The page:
As with many other martial arts, training by oneself in learning new material is encouraged in the Wing Tsun system. Body structure is very important, as is concentration and taking the time to get one’s mind into a relaxed enough state to experience progress. In order to do this, you must find a quiet place alone with all electronics turned off or placed in a way so as not be heard or seen. A good technique is to get away from home or other too familiar surroundings so that you cannot easily run back to an easy chair! Specify a certain time period for this practice. It could be 20 minutes or 40 minutes or longer.

Solo training does not have to be a sprint or a physical marathon. Part of the training will be mental. You may not be productive for the first 20 minutes while you clear your head from our hectic life.

It is VERY IMPORTANT that intermediate or advanced students do not ignore solo training. It is easy to lose sight of the original techniques and structure that one learned a few years ago and yet remains as important to your current progress. Also if you find yourself ‘stuck’ or stalled, it is important to renew your solo training in earnest. It behooves you to read this article to the end.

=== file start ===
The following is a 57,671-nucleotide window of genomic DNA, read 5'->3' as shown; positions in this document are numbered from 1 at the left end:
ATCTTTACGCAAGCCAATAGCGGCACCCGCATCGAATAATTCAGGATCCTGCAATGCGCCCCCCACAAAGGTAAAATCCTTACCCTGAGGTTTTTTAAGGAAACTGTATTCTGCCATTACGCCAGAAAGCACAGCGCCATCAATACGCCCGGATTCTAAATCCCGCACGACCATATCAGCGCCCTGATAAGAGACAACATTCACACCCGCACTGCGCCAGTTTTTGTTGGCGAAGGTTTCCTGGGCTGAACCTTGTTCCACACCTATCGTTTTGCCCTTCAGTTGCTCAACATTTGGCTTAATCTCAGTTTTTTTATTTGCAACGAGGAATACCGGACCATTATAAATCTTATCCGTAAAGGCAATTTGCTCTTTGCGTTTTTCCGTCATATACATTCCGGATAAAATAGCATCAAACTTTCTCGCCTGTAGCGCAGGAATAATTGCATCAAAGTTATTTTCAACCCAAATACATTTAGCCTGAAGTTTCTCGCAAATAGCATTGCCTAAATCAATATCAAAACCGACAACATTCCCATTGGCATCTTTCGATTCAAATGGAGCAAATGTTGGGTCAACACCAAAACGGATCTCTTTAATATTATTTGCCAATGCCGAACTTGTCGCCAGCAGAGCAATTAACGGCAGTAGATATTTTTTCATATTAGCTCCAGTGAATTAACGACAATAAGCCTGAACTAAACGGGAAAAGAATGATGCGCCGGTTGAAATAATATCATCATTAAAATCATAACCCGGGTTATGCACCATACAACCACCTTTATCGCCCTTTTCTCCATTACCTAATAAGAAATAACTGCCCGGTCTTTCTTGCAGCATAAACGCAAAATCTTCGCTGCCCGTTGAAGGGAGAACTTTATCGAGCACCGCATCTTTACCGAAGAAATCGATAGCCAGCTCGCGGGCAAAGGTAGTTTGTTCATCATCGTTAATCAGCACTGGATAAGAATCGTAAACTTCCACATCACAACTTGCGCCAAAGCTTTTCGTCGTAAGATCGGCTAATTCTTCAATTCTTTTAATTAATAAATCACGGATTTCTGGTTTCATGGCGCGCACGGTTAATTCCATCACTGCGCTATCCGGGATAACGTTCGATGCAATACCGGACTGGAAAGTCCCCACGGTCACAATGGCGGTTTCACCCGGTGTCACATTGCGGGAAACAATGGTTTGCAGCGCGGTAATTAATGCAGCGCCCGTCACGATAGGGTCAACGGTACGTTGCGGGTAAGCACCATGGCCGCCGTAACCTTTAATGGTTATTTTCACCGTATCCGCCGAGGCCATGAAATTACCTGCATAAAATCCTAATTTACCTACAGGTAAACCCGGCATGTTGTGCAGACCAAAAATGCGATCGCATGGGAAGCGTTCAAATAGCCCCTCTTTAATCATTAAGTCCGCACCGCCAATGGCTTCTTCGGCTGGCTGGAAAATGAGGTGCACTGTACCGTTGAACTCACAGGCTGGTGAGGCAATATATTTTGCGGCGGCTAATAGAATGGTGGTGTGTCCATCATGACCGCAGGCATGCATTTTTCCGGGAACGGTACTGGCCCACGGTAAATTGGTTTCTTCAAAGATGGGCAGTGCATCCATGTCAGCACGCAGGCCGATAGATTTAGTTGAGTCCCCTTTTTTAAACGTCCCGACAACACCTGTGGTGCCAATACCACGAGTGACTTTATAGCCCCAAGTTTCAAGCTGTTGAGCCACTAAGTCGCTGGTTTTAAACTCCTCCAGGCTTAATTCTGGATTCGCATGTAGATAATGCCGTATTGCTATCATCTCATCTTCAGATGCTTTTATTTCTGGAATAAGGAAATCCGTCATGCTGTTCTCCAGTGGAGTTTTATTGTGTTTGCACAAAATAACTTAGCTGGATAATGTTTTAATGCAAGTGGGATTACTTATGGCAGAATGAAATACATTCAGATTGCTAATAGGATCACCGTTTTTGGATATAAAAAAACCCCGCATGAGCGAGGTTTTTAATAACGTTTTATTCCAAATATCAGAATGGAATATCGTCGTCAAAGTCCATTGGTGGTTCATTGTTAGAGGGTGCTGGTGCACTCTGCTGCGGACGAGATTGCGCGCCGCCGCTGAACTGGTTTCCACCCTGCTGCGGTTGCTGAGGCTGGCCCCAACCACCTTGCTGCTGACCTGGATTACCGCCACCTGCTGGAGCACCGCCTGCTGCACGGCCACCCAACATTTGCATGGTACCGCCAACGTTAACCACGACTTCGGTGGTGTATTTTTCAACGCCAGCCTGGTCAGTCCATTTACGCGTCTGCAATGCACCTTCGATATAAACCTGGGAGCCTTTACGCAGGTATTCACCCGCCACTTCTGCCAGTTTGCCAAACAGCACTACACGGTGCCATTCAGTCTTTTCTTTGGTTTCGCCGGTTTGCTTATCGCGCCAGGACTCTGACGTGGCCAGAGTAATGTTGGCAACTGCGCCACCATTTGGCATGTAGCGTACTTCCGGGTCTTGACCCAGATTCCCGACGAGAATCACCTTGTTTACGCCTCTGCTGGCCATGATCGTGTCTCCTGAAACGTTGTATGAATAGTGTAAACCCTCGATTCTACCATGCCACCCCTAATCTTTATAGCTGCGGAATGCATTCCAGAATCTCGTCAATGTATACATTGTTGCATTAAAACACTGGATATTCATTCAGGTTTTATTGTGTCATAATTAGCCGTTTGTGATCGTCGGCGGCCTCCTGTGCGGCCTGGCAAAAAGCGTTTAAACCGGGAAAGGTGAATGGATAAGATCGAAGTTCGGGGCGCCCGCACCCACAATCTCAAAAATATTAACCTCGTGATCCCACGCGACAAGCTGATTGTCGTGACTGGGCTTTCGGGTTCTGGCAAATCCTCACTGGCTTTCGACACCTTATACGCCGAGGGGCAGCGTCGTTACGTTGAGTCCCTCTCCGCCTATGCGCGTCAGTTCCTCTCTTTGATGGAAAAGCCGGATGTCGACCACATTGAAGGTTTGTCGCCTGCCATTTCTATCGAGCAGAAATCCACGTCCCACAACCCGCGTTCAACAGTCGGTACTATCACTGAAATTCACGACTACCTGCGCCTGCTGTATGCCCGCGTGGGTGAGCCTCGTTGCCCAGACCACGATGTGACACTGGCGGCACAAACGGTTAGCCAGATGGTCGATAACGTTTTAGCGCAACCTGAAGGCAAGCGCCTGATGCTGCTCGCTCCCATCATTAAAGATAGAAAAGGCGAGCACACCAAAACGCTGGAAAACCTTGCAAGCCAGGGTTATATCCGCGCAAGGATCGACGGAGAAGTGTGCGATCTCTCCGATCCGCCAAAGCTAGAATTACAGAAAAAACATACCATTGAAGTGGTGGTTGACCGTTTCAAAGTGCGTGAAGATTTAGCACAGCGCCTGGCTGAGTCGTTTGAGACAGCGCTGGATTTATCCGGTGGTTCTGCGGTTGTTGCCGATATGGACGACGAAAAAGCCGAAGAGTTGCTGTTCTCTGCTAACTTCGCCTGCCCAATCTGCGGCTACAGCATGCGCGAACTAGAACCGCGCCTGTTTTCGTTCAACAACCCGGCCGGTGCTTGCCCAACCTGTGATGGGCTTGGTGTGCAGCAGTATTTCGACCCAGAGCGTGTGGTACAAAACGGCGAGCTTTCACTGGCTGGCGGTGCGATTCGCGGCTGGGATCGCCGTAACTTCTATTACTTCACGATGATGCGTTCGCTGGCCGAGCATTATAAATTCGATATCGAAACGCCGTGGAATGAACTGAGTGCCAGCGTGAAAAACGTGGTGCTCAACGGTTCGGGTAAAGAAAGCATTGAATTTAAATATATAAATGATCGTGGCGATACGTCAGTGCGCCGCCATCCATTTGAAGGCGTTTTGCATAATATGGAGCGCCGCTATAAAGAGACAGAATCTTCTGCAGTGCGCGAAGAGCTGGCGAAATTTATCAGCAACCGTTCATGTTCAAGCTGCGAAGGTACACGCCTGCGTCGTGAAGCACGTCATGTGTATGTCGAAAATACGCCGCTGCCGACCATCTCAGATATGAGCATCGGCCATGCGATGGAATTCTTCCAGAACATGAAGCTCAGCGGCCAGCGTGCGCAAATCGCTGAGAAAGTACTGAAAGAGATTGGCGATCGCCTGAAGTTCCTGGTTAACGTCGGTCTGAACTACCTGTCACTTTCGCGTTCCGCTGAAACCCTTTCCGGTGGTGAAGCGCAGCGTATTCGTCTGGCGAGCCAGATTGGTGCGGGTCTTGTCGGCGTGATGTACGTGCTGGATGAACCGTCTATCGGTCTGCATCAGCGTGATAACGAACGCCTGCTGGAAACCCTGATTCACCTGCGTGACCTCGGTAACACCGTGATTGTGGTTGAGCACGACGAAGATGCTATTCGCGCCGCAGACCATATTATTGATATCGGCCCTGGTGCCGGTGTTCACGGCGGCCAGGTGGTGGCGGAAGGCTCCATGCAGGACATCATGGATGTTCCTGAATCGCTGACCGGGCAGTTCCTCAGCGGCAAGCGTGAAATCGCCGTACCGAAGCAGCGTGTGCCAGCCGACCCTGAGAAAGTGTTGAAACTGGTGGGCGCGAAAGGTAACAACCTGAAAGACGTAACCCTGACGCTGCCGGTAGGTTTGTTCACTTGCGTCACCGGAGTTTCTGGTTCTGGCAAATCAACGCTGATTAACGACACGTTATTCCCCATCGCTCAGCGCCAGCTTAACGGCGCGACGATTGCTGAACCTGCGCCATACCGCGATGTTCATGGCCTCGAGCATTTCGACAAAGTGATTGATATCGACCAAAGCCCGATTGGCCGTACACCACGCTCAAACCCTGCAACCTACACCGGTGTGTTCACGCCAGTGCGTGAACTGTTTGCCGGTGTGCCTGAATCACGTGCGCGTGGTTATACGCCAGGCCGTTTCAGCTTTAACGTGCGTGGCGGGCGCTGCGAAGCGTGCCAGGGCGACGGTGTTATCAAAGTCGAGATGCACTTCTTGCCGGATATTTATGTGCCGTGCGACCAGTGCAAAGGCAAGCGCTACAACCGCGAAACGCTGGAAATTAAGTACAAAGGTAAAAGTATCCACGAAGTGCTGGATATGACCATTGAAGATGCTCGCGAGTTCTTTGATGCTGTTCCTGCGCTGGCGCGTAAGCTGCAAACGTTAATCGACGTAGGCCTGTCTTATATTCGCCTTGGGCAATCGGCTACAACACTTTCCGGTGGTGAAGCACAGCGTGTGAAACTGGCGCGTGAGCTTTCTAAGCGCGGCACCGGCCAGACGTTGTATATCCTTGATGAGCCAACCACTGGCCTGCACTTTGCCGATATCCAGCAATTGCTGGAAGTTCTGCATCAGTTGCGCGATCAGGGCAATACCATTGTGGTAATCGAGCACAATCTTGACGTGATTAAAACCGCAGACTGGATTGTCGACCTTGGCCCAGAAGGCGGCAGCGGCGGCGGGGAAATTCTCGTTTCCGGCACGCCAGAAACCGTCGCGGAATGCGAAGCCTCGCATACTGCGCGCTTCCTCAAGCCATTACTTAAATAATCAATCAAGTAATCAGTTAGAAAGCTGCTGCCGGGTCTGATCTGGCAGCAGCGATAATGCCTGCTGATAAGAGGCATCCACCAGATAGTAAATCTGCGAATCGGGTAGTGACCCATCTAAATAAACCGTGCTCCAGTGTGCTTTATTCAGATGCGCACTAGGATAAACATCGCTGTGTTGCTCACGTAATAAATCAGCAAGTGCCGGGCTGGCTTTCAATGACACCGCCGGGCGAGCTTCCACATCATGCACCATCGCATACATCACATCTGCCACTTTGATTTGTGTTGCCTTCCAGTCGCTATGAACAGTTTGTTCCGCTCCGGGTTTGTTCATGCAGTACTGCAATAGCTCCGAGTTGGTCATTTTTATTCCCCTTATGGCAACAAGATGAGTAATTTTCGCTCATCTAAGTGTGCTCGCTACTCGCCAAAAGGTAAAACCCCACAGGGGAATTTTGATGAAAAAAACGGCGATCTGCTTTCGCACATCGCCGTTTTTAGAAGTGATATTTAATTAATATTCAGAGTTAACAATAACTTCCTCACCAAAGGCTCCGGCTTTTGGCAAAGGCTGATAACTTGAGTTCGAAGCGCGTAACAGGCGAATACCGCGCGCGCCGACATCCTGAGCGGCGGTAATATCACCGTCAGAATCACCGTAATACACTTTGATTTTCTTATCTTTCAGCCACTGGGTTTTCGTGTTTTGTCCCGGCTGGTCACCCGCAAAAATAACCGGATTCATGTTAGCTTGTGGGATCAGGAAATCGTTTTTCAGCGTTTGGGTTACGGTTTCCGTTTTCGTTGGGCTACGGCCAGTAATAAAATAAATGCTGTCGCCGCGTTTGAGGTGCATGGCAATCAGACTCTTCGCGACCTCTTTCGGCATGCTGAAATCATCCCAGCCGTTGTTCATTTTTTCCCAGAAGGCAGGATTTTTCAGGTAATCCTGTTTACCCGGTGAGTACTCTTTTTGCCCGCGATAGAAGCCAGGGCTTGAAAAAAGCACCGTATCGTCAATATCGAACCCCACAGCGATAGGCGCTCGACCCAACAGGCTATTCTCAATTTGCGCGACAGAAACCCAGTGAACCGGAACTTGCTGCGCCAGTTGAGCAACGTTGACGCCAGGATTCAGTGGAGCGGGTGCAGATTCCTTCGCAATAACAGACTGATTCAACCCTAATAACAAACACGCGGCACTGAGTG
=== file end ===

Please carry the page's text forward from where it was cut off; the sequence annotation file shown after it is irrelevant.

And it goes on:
It is suggested that students develop their OWN drills and think through them in sequence. Once the sequence has been remembered, walk through the movements slowly like a T’ai Chi student.

Students at these grades must be able to do this kind of self-developed drill over and over, perhaps 6 or 8 times, or more. This will help you get rid of complete dependence on other people to learn about yourself. Your instructor can guide you and explain theories and practice with you but your instructor cannot get inside of you. Solo practice is about you learning about you and what makes you tick. Can you even stand to be alone in a room with just you and your techniques? If you try this solo practice, you will find out.

Intermediate and advanced students should move slowly through self-developed drills. The movements should be slow and relaxed. Anytime you practice by yourself, your practice should be thoughtful but your mind must not be busy. It must be present. It may take a half an hour to get into that mental state. However if you rationally consider that you have spent a certain number of years to get to this point and you do not allow yourself this much, you are then probably wasting your time. Mindless moving through techniques is wasting your time and intelligence. Movement must have a present state of mind – in the moment. This kind of mental state will be needed as you get into more challenging techniques.